Living a longer, healthier life is something we all hope to accomplish. Cardiovascular disease is the number one cause of death in the United States, but luckily there are achievable, evidenced-based actions that you can take to reduce your odds of dying from a cardiovascular-related condition.

When I meet with my patients, we often discuss lifestyle modifications anyone can make to improve their cardiovascular health. You may be familiar with some of the suggestions I’ve detailed below, but whether it’s new information or a subtle reminder, the new year is the perfect time to work them into your daily life. You get benefits from each of these things alone, but you get extra health boosts from doing them all! I am doing my best to live by this guidance too.

  1. Exercise for 150 minutes or more each week. That’s only about 20 minutes each day of the week. You get the most benefit from moderate intensity exercise, which means brisk walking or slow jogging. Activities like aerobics, yoga, Pilates, swimming and biking also count. But, you don’t even need to break a sweat to gain benefits from exercise. Walking at a comfortable pace will give your body significant health benefits.
  2. Eat five servings of fruits and vegetables per day—that’s about 4 ½ cups per day. There are many ways to get enough of these foods. This includes not only fresh produce, but also canned, frozen, and dried produce (just be careful about any added salt in packaged produce). Work fruits and vegetables into snacks and try to fill 2/3 of your plate with a plant during meals. Once you work this into your regular meals, it will become routine. The Mediterranean diet is a great way to get these fruit and vegetables in your life.
  3. Maintain a Body Mass Index of 25 or lower. BMI is a measure of your body fat based on height and weight. Maintaining a healthy weight is important for your heart health—the two recommendations I share above will help you maintain a healthy BMI. Keep track of your weight, and notice if you need to change your eating or exercise habits.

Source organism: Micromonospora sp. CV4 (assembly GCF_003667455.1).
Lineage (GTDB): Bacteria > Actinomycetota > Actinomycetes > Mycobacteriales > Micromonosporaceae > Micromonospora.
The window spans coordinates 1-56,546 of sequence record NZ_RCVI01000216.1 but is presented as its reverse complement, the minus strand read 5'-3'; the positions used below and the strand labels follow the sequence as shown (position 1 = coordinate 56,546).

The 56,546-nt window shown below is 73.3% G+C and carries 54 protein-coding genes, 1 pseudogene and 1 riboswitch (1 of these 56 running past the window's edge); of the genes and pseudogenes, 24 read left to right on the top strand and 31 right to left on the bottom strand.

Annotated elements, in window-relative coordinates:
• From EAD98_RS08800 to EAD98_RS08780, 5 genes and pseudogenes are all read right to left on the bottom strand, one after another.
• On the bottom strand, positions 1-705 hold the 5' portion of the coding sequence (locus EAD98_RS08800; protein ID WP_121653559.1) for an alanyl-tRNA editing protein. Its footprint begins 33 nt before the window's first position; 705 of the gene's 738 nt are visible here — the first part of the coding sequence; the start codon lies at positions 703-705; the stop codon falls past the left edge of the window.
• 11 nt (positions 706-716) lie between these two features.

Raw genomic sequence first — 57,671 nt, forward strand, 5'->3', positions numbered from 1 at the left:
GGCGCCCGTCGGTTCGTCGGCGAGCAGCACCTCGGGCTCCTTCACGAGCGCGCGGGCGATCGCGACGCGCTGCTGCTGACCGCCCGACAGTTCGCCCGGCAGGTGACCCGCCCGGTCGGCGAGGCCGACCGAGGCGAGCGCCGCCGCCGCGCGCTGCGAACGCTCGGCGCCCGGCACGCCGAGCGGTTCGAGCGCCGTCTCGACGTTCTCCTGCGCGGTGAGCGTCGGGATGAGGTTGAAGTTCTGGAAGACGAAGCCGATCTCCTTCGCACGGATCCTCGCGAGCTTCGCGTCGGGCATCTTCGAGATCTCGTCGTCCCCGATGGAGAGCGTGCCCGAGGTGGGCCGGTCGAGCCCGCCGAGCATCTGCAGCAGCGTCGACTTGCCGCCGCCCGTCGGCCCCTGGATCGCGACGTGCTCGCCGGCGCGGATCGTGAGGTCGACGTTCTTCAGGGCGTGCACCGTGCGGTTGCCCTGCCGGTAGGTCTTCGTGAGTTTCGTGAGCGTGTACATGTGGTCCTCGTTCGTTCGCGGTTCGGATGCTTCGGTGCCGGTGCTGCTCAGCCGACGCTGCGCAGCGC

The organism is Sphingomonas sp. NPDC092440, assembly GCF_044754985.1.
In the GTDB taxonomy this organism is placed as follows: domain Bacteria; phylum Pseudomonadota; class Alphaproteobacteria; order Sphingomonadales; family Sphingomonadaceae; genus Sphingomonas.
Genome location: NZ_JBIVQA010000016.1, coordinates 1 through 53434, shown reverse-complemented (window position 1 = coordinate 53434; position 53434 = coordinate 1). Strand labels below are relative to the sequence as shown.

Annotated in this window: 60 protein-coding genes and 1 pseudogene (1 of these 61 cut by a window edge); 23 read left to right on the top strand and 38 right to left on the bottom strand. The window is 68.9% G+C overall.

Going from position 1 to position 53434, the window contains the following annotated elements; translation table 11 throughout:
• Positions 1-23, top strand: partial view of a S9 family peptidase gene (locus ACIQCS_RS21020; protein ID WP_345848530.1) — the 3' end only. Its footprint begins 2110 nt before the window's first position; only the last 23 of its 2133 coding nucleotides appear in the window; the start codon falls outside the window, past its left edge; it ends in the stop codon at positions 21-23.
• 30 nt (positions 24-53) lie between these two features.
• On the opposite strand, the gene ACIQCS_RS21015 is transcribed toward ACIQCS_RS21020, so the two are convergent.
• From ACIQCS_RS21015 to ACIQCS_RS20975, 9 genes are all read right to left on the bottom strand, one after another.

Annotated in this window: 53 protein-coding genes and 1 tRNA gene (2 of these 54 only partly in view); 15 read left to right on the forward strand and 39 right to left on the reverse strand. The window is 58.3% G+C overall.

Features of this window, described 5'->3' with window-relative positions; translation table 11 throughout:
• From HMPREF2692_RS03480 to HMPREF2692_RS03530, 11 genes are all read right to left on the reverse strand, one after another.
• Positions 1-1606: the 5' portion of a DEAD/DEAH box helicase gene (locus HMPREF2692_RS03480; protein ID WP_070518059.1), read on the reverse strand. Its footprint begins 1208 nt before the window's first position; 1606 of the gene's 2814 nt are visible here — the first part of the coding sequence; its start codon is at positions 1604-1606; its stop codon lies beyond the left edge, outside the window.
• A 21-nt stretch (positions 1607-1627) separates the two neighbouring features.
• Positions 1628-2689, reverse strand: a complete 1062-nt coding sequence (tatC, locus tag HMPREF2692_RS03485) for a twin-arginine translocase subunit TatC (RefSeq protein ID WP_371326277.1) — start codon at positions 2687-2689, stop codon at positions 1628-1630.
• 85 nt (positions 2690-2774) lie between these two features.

4. Don’t smoke. If you do smoke, talk to your doctor about options to help you quit.

This health advice has remained true for many years, because when followed, it is effective. It will also probably improve your quality of life. For example, I had a patient who started with just increasing fruits and vegetables in his diet. He and his wife liked these changes so much they started following the Mediterranean diet for all of their meals. They started losing weight and having more energy, so they added a daily walk to their routine, first for 10 minutes a day, but now they are doing about 40 minutes a day. He has lost 20 pounds since I started seeing him five months ago, and we’ve been able to reduce his blood pressure medications. He says he hasn’t felt this good in 20 years.

I have another patient who had a heart attack at a young age. She recognized her chest pain and nausea could be a sign of a heart attack so came to the emergency room immediately and was able to get a catheterization quickly once she got here. She saw her heart attack as a wakeup call, and she made some big changes to her life. She quit smoking, follows the Mediterranean diet, and exercises daily. Her lifestyle changes made her feel better than she has in a long time. These changes can help people not only live longer, but more importantly, live better. Little changes can make a big difference. Maybe pick one of these suggestions and see if you can build on it, too?

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By Dr. Carolyn Davidson, Elliot Cardiovascular Consultants